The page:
A North Carolina House committee narrowly agreed Wednesday to let the North Carolina Retirement Systems, Raleigh, invest a larger share of assets in alternative investments.
The legislative change sought by state Treasurer Janet Cowell, the pension fund's sole trustee, was approved May 6 by the Senate with one abstention, while the House panel was split 14-13. The full House is expected to act before the legislative session ends this month.
“As the treasurer told the committee this morning, diversification is key to managing long-term risk to the pension fund, and ultimately taxpayers,” said spokesman Schorr Johnson in an e-mail. “The decline in the pension fund's bond portfolio over the last two months points to the importance of diversification and the need for passage this session.”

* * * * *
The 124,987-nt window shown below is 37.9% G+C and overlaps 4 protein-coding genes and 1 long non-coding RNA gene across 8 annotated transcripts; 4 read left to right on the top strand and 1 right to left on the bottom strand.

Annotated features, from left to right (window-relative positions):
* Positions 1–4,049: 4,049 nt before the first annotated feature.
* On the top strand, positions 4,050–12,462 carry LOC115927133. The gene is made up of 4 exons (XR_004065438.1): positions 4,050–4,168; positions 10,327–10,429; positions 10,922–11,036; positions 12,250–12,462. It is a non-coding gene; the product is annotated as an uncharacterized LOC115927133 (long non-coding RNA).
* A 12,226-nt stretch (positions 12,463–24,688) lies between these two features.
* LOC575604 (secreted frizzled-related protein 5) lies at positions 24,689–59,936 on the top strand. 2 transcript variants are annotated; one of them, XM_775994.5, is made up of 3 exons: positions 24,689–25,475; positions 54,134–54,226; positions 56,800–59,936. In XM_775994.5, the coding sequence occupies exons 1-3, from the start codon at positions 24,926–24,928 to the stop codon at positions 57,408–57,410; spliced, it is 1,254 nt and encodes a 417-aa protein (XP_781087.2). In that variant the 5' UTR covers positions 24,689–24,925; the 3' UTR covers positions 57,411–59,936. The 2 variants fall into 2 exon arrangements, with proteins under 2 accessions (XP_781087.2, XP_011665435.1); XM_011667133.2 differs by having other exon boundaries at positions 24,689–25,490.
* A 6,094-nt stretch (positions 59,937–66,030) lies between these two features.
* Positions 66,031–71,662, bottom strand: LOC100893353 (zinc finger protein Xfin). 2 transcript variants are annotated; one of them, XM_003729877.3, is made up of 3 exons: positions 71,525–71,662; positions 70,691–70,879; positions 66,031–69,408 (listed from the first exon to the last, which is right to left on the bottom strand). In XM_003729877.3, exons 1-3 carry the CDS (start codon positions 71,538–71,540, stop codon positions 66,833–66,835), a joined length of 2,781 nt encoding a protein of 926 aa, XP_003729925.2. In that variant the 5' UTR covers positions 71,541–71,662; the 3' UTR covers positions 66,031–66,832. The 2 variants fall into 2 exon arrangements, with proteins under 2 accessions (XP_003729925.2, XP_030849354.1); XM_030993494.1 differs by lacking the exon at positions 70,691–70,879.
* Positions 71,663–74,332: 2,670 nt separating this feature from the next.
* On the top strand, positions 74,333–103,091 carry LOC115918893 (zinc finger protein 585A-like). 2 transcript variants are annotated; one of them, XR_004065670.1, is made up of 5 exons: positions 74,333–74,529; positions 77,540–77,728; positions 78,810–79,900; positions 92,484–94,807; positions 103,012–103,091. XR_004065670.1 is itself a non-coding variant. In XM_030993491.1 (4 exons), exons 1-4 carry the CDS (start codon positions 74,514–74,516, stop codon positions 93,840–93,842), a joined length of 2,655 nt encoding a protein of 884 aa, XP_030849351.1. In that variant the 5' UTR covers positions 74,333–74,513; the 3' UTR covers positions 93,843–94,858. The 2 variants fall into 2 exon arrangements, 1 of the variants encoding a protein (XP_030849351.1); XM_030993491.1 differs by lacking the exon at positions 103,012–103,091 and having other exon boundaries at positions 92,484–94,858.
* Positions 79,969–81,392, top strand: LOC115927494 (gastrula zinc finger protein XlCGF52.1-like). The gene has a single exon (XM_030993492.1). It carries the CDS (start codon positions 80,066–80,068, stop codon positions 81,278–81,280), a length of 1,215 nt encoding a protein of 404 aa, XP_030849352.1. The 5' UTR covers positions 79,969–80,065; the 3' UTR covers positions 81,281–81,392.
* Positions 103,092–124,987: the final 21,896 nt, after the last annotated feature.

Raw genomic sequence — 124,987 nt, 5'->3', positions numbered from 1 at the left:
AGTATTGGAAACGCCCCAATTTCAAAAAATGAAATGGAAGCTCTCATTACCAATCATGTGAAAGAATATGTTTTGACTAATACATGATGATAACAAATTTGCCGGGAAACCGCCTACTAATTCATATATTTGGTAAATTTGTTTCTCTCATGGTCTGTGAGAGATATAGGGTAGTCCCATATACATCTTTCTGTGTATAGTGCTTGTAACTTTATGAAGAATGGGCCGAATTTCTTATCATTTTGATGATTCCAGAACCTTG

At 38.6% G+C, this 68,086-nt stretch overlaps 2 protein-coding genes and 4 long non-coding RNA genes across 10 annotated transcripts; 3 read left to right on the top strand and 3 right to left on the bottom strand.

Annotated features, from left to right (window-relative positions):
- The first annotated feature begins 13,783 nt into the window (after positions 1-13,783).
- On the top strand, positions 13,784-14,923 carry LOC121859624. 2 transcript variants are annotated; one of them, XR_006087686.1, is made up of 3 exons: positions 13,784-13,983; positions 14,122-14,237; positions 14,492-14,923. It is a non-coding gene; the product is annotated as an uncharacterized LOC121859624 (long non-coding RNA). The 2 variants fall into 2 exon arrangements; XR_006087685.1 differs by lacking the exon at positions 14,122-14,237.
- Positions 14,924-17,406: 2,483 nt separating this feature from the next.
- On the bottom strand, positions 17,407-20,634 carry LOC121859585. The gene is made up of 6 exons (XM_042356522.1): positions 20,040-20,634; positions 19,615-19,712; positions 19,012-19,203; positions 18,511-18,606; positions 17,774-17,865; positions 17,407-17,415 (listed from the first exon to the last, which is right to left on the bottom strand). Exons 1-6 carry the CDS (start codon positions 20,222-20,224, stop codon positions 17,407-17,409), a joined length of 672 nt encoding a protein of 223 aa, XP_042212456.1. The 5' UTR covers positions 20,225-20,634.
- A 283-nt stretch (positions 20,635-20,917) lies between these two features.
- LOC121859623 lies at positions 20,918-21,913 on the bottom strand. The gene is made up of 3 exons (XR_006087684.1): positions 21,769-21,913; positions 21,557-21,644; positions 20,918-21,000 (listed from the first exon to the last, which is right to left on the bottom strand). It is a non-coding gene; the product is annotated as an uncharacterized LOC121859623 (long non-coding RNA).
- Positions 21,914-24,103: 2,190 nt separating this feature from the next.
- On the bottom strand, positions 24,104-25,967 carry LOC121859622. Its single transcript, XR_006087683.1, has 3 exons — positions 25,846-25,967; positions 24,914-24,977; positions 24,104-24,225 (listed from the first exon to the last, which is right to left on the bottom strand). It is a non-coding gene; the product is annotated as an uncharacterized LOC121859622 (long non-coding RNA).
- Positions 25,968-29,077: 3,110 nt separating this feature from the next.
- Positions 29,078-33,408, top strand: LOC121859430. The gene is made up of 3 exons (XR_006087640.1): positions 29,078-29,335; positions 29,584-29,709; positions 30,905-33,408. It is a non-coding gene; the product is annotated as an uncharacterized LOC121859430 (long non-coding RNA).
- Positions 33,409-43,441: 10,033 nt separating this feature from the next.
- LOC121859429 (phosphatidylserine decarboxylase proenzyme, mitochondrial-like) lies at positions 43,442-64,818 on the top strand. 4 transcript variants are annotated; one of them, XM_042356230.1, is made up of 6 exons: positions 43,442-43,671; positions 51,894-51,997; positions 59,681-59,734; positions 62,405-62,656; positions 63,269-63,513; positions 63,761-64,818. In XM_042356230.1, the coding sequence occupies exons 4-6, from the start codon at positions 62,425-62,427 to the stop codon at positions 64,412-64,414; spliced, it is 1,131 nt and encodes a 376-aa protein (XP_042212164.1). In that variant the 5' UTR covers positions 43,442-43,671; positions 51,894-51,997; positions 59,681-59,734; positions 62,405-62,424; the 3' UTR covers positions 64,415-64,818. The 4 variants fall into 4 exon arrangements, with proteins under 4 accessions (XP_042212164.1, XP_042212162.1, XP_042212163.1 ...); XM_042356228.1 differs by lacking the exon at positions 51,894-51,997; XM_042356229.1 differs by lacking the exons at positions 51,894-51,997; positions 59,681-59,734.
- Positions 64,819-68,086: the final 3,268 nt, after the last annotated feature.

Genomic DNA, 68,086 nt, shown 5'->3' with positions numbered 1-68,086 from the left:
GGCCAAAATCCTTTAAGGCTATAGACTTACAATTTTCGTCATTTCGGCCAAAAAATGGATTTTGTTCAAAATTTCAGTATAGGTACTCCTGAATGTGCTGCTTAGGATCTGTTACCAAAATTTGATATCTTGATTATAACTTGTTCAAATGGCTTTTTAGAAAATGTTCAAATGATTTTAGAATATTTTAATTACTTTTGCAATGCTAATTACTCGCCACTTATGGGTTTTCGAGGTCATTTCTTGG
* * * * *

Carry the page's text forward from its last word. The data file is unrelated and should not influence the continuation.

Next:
The Senate agreed to let the pension fund raise its alternatives allocation to 40% from the current 34%, while the House set an overall limit of 35% but allowed for higher limits in some categories. If the Senate agrees with the House version, the bill goes to the governor for signing, and would be effective immediately. If the two chambers disagree, there will have to be a conference and additional votes.
The $81.1 billion pension fund's current asset limits on alternatives are 10% real estate, 7.5% other alternatives, 6.5% hedge funds, 5% inflation-protection portfolio and 5% credit strategies.